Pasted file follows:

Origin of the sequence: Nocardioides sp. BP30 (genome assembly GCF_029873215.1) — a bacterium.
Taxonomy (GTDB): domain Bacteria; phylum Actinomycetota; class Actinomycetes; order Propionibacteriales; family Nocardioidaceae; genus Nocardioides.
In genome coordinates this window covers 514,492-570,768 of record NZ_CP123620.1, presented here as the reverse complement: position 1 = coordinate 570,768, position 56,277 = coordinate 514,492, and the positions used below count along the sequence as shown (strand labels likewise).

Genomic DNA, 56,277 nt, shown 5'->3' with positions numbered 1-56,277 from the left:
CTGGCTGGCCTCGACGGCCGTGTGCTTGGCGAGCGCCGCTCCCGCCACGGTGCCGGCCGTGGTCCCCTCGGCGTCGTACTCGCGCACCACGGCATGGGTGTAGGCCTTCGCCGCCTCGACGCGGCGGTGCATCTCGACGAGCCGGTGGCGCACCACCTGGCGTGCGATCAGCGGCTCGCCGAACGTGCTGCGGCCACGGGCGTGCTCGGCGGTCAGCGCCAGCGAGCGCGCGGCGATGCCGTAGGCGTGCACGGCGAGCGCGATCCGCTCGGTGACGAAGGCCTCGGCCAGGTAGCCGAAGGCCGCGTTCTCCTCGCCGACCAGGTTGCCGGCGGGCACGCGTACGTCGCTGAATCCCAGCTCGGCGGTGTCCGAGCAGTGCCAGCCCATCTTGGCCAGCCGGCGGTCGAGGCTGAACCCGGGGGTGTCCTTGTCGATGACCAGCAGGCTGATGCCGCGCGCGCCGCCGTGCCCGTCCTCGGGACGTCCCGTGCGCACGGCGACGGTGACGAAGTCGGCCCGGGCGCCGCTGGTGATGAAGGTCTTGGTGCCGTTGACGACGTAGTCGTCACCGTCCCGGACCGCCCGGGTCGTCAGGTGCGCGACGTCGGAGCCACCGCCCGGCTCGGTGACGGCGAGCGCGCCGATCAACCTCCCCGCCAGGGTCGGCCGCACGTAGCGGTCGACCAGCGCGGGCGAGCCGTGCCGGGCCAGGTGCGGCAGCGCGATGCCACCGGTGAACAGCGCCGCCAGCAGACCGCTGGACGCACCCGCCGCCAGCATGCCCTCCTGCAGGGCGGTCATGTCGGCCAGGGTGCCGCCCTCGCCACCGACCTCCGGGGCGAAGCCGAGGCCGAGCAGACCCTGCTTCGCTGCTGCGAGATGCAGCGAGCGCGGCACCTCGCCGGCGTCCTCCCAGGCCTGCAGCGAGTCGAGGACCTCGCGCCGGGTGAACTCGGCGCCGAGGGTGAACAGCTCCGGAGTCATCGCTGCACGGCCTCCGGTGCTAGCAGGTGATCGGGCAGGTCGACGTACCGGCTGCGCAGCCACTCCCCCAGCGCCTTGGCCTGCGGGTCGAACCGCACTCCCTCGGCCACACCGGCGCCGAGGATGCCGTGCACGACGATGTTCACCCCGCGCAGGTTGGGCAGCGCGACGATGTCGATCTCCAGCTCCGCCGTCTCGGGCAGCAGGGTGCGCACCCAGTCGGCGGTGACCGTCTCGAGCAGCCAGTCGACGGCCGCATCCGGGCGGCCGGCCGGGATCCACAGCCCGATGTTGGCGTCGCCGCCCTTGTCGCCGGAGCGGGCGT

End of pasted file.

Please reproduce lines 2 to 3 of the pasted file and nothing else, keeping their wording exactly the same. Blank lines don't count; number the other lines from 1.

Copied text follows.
Taxonomy (GTDB): domain Bacteria; phylum Actinomycetota; class Actinomycetes; order Propionibacteriales; family Nocardioidaceae; genus Nocardioides.
In genome coordinates this window covers 514,492-570,768 of record NZ_CP123620.1, presented here as the reverse complement: position 1 = coordinate 570,768, position 56,277 = coordinate 514,492, and the positions used below count along the sequence as shown (strand labels likewise).